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The Portuguese colonization brought elements of European culture with it, including musical forms and orchestral instruments. Brazilian musicians who already played the European repertoire on pianos, flutes, violins, and Spanish guitars naturally transposed the rhythms of the percussion to their instruments. Around 1875 the generic title "choro" was already being used to designate any small orchestra with a solo instrument performing popular music, especially in the open.
Alfredo da Rocha Vianna, Jr., nicknamed the "Pixinguinha," had a prominent role in the definition of the so-called regional development of choro, as the typical small groups of this genre are called. A virtuoso flutist at a tender age, he composed his first song at age 13, the choro "Lata de Leite," dedicated to his friends with whom he used to play tricks like stealing milk cans from the front of neighboring houses.
Starting with the small, chamber-like groups which were common by then and utilized flute, acoustic guitar, and cavaquinho (ukulele), Pixinguinha modified their structure and created what would be his fundamental group, Os Oito Batutas. With this revolutionary ensemble, he introduced jazz-based instrumentation in Brazil, with trumpet, trombone, saxophone, and banjo, in addition to the varied Brazilian percussion.
Born in Piedade, carioca suburb, on April 23, 1898, Saint George's Day, (also known as Ogum's Day) he was a recognized master of the flute at 22, with several records. It was September, 1920. After touring São Paulo and Minas, Os Oito Batutas were invited to work at the Theatro Municipal's A**írio cabaret, accompany the performances of Duque and Gabi, a dance couple who became famous in Europe dancing to maxixe (a Brazilian genre derived from Lundu and a direct precursor of choro). At Duque's suggestion, millionaire Eduardo Guinle, a huge admirer of the Batutas, decided to sponser the group for a tour in Europe. They arrived in Paris in the winter of 1922 to play in the Scheherazade cabaret, where Duque had already danced successfully. With the main concern of simply having his sound heard in the ample Parisian rooms (which were much larger than the carioca ones), Pixinguinha started to think of an instrument with a more powerful sound. Because of this, he bought a Selmer soprano sax, introducing this instrument into the genre of Brazlian jazz. Besides this radical transformation in the traditional instrumentation of the choro, Os Oito Batutas was the first group to employ (in addition to the traditional flute, acoustic guitar, and cavaquinho) instruments like the reco-reco, the pandeiro, and the ganzá.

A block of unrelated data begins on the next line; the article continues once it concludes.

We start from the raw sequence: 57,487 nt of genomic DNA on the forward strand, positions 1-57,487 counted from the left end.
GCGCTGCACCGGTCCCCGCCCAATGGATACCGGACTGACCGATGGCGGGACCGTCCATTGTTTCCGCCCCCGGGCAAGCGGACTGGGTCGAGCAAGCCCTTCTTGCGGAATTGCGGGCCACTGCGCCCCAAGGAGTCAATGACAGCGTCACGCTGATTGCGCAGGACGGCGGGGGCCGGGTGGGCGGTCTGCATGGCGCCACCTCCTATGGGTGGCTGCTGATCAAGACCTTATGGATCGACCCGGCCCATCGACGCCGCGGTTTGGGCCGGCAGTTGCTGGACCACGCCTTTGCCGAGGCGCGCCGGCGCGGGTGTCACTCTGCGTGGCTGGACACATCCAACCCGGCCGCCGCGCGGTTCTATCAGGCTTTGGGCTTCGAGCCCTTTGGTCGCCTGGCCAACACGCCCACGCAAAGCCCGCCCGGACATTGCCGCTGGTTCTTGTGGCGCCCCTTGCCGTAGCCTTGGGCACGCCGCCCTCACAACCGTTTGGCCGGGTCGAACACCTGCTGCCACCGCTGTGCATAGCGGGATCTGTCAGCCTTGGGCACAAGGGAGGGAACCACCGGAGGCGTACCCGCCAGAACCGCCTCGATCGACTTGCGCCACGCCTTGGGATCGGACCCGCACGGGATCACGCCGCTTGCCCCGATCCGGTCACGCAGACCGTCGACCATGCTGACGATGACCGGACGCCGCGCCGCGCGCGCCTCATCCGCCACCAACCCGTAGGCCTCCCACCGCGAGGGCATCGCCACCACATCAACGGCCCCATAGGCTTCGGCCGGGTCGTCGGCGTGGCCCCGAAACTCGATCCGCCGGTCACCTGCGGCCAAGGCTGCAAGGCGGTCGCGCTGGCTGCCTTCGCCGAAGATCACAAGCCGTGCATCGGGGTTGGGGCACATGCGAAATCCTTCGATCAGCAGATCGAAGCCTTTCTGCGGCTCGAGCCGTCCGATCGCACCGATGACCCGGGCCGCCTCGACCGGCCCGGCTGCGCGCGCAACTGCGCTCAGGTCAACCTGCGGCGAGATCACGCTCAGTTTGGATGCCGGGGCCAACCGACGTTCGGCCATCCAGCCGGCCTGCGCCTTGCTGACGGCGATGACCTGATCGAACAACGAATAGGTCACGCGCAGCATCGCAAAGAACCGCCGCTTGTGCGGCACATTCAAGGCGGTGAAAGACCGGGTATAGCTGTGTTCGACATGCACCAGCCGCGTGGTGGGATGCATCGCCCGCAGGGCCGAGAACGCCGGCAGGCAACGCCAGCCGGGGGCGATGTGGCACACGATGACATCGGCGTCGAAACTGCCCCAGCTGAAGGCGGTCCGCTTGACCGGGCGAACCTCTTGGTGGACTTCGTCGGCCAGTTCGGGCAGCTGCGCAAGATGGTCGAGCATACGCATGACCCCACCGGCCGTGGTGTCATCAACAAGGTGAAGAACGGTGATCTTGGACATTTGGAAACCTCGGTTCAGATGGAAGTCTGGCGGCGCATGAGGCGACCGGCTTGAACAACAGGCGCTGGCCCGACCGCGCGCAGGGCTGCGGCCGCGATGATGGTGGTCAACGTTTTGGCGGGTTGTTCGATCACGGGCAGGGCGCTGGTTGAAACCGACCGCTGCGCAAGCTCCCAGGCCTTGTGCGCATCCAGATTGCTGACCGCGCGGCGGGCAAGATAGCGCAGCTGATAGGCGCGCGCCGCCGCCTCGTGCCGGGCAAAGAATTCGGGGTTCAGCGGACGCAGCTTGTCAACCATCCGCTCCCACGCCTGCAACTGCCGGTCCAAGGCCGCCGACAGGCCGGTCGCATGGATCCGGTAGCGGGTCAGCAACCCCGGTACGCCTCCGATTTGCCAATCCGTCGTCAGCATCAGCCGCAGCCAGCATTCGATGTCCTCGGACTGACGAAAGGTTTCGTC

The season touring, initially intended to be one month long, was extended to six months. Paris lapped up the cabaret, raving with the hallucinatory rhythms of the Brazilians. Rave reviews from audiences and critics alike, Pixinguinha was honored by famous musicians, including Harold de Bozzi, first-award winner flutist from Paris Conservatories.
Meanwhile, tired from the professional touring when they were used to playing largely for pleasure in Brazil, they returned home to their old gig at the A**írio, complete with their new assortment of instrumentation: Donga took on the banjo, leaving the guitar; Pixinguinha introduced the saxophone (although he kept the flute as his main instrument for 20 years, until his drinking-tremble affected his embouchure so noticeably he was forced to play only the saxophone ).
In 1926 he became the director of the Teatro Rialtoa Orchestra, where he knew Albertina de Souza, a chorus girl with the company that held shows there. Two years later, he dissolved the Batutas to take on new commitments. In 1928 he recorded "Carinhoso" to negative criticism, with complaints that the harmony was "too Americanized." The other difference in his style that annoyed purists was the formal change from the three-part scheme traditional in choro to one with a distinct introduction and two separate parts. The same year, he organized he Orquestra Típica Pixinguinha-Donga with Donga, recording several records for the Parlophon label.